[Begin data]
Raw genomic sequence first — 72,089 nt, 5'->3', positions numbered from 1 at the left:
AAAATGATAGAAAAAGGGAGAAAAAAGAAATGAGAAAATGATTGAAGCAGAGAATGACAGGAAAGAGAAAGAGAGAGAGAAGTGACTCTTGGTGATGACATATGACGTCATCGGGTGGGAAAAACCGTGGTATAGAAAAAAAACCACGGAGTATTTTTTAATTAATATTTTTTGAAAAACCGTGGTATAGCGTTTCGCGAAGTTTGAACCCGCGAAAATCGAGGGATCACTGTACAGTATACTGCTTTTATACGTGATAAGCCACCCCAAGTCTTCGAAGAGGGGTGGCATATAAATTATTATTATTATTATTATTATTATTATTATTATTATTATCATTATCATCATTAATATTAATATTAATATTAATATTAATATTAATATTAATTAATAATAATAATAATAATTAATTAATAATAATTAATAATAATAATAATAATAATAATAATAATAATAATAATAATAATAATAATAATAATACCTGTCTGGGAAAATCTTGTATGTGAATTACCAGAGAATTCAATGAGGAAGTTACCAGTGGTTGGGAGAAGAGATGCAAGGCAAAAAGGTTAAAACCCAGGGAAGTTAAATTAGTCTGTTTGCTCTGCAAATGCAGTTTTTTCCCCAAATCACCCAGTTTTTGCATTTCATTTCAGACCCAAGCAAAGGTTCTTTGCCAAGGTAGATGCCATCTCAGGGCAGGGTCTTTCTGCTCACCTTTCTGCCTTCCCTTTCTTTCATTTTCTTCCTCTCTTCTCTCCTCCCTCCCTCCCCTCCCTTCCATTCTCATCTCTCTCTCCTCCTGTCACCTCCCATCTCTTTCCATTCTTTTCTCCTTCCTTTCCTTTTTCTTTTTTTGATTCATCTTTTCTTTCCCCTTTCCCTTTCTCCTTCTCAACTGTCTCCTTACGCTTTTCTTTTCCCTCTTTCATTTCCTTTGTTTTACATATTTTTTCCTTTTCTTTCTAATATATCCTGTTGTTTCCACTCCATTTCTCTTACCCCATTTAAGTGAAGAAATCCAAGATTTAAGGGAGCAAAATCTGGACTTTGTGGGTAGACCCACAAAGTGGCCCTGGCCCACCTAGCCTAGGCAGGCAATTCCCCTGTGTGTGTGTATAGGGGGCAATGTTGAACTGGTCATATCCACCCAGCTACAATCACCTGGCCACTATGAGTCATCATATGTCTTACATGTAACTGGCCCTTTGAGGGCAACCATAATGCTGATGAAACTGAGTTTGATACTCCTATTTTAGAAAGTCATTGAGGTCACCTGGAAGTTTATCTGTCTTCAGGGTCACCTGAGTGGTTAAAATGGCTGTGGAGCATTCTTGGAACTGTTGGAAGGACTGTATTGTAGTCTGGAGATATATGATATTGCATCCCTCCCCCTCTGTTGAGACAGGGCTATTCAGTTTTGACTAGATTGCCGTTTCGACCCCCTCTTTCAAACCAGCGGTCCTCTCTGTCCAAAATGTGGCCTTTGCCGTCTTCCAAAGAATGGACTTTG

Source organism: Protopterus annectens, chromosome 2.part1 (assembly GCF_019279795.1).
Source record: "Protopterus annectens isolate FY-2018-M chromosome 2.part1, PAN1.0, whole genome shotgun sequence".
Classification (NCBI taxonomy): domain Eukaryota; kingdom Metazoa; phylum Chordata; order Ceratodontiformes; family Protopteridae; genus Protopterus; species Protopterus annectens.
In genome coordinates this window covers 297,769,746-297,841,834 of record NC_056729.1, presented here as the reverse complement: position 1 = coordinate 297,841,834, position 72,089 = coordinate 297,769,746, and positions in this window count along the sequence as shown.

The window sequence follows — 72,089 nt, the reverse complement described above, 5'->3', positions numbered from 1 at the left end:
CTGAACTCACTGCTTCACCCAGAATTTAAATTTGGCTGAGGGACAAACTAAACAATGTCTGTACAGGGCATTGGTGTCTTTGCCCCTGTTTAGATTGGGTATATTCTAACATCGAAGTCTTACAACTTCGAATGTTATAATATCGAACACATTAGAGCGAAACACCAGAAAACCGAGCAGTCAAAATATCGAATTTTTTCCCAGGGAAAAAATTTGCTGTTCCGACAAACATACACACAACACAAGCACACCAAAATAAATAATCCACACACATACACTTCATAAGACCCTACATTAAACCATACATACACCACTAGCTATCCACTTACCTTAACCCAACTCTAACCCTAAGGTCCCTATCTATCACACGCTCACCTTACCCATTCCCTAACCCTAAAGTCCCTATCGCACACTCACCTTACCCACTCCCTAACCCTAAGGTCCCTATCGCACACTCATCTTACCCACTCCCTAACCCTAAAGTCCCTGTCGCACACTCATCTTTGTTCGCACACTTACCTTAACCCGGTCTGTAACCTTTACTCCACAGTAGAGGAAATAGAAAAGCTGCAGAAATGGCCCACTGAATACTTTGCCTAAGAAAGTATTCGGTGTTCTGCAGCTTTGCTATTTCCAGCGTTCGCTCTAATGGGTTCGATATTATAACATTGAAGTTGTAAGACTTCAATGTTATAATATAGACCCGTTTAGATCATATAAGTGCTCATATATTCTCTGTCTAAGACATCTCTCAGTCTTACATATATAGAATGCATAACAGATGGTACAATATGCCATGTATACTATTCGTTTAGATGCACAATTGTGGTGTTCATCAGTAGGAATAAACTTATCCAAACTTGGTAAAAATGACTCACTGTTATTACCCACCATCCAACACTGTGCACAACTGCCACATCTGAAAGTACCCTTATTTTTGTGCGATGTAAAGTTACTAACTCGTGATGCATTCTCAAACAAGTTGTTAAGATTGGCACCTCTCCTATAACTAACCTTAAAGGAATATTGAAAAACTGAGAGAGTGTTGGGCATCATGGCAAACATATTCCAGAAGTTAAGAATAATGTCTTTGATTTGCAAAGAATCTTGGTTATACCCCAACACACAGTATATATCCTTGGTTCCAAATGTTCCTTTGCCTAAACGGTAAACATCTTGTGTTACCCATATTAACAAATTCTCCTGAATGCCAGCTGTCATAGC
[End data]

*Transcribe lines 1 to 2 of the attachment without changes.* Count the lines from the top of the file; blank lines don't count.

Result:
Raw genomic sequence first — 72,089 nt, 5'->3', positions numbered from 1 at the left:
AAAATGATAGAAAAAGGGAGAAAAAAGAAATGAGAAAATGATTGAAGCAGAGAATGACAGGAAAGAGAAAGAGAGAGAGAAGTGACTCTTGGTGATGACATATGACGTCATCGGGTGGGAAAAACCGTGGTATAGAAAAAAAACCACGGAGTATTTTTTAATTAATATTTTTTGAAAAACCGTGGTATAGCGTTTCGCGAAGTTTGAACCCGCGAAAATCGAGGGATCACTGTACAGTATACTGCTTTTATACGTGATAAGCCACCCCAAGTCTTCGAAGAGGGGTGGCATATAAATTATTATTATTATTATTATTATTATTATTATTATTATTATCATTATCATCATTAATATTAATATTAATATTAATATTAATATTAATATTAATTAATAATAATAATAATAATTAATTAATAATAATTAATAATAATAATAATAATAATAATAATAATAATAATAATAATAATAATAATAATAATACCTGTCTGGGAAAATCTTGTATGTGAATTACCAGAGAATTCAATGAGGAAGTTACCAGTGGTTGGGAGAAGAGATGCAAGGCAAAAAGGTTAAAACCCAGGGAAGTTAAATTAGTCTGTTTGCTCTGCAAATGCAGTTTTTTCCCCAAATCACCCAGTTTTTGCATTTCATTTCAGACCCAAGCAAAGGTTCTTTGCCAAGGTAGATGCCATCTCAGGGCAGGGTCTTTCTGCTCACCTTTCTGCCTTCCCTTTCTTTCATTTTCTTCCTCTCTTCTCTCCTCCCTCCCTCCCCTCCCTTCCATTCTCATCTCTCTCTCCTCCTGTCACCTCCCATCTCTTTCCATTCTTTTCTCCTTCCTTTCCTTTTTCTTTTTTTGATTCATCTTTTCTTTCCCCTTTCCCTTTCTCCTTCTCAACTGTCTCCTTACGCTTTTCTTTTCCCTCTTTCATTTCCTTTGTTTTACATATTTTTTCCTTTTCTTTCTAATATATCCTGTTGTTTCCACTCCATTTCTCTTACCCCATTTAAGTGAAGAAATCCAAGATTTAAGGGAGCAAAATCTGGACTTTGTGGGTAGACCCACAAAGTGGCCCTGGCCCACCTAGCCTAGGCAGGCAATTCCCCTGTGTGTGTGTATAGGGGGCAATGTTGAACTGGTCATATCCACCCAGCTACAATCACCTGGCCACTATGAGTCATCATATGTCTTACATGTAACTGGCCCTTTGAGGGCAACCATAATGCTGATGAAACTGAGTTTGATACTCCTATTTTAGAAAGTCATTGAGGTCACCTGGAAGTTTATCTGTCTTCAGGGTCACCTGAGTGGTTAAAATGGCTGTGGAGCATTCTTGGAACTGTTGGAAGGACTGTATTGTAGTCTGGAGATATATGATATTGCATCCCTCCCCCTCTGTTGAGACAGGGCTATTCAGTTTTGACTAGATTGCCGTTTCGACCCCCTCTTTCAAACCAGCGGTCCTCTCTGTCCAAAATGTGGCCTTTGCCGTCTTCCAAAGAATGGACTTTG